Peter Crookston

The Pitmen's Requiem

Peter Crookston's book offers a beautifully written journalist's account of a Durham mining village and the Great Northern Coalfield woven around the life of Robert Saint, the composer of Gresford, a brass band composition commemorating an earlier mining disaster in which 256 workers died. Crookston brings his formidable observational qualities and writing skills as a journalist to produce a gripping narrative with utterly compelling characters and a heart-rending culmination in the demise of the mining industry under assault by Thatcher. The story is told in a gentle, unpretentious way, frequently giving voice to the characters themselves, many of whom the author knew personally or got to know in preparing the book. Apart from capturing a critical moment in a disappearing world, the book offers a vantage point from which to reflect on our own culture, and what we have lost in post-industrial Britain: the loss of community which did so much to sustain and nurture those miners in their desperate plights. This is as much a history of culture and place as much as it is biography, a book that is at once an elegy and a tribute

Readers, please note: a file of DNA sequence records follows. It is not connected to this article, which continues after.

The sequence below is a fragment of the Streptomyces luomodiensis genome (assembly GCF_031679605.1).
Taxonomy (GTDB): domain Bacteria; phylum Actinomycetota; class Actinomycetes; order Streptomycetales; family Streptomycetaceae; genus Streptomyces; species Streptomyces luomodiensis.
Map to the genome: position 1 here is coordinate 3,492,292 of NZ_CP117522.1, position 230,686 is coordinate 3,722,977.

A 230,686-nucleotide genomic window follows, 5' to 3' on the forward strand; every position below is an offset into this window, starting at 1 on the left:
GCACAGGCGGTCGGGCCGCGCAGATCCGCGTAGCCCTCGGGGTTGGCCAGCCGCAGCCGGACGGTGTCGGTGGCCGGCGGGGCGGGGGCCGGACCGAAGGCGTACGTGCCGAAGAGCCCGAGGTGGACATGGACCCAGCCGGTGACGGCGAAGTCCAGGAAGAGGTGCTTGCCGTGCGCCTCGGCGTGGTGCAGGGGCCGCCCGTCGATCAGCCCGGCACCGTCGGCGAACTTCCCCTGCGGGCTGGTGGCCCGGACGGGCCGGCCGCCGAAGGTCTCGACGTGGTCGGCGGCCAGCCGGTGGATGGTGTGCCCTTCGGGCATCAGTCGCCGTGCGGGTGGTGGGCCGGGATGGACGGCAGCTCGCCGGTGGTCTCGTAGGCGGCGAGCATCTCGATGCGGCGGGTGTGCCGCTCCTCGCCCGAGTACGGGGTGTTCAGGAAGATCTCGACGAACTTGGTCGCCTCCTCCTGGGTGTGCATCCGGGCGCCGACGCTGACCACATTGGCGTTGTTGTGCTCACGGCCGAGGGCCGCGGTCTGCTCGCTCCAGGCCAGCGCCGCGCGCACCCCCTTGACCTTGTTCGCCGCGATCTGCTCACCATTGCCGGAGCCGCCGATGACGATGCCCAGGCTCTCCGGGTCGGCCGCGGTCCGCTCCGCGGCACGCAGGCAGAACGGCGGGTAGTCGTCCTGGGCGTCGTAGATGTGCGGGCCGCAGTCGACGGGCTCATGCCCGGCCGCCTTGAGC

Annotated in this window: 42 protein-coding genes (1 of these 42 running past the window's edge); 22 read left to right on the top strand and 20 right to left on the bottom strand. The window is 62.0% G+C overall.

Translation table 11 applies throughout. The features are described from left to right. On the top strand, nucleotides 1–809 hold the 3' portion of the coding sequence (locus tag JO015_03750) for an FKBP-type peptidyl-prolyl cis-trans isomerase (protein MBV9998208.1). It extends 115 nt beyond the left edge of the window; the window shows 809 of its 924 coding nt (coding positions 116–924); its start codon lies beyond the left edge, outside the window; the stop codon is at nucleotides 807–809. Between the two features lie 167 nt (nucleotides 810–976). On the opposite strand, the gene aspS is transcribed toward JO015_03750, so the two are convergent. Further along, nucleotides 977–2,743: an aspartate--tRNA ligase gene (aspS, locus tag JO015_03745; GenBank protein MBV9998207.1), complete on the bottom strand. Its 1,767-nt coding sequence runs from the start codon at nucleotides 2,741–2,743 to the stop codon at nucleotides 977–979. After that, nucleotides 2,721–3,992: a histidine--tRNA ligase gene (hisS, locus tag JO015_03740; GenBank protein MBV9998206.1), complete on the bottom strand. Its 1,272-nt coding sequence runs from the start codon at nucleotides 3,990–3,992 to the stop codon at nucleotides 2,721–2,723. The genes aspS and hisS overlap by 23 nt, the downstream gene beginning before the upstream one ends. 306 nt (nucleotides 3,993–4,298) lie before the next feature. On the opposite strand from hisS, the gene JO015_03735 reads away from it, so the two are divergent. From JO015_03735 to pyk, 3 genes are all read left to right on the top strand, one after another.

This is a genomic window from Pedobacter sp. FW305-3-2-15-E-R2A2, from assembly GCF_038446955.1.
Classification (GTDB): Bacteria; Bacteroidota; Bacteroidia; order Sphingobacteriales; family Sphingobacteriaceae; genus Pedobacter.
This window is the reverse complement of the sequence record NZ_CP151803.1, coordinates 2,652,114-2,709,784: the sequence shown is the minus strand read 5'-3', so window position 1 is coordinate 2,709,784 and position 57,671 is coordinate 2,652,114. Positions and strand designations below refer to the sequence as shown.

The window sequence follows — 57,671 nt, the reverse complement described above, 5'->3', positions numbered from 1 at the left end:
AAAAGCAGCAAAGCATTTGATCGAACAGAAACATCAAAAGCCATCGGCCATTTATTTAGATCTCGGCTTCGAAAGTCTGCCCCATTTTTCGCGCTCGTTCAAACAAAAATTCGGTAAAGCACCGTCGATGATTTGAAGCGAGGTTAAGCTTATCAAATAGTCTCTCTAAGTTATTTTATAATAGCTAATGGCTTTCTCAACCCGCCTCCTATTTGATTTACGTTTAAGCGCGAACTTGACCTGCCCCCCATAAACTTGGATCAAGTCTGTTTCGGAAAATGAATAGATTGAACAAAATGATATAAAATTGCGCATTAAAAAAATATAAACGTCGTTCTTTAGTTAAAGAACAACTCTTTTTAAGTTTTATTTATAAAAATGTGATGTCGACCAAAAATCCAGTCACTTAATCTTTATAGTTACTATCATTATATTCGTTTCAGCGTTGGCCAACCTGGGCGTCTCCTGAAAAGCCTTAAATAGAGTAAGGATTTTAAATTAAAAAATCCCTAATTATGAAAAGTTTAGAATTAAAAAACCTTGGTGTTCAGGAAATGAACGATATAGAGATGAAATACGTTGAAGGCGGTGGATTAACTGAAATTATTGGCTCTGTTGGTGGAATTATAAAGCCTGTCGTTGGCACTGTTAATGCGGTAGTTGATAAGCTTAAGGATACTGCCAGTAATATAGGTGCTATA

232 printed pages
Original publication


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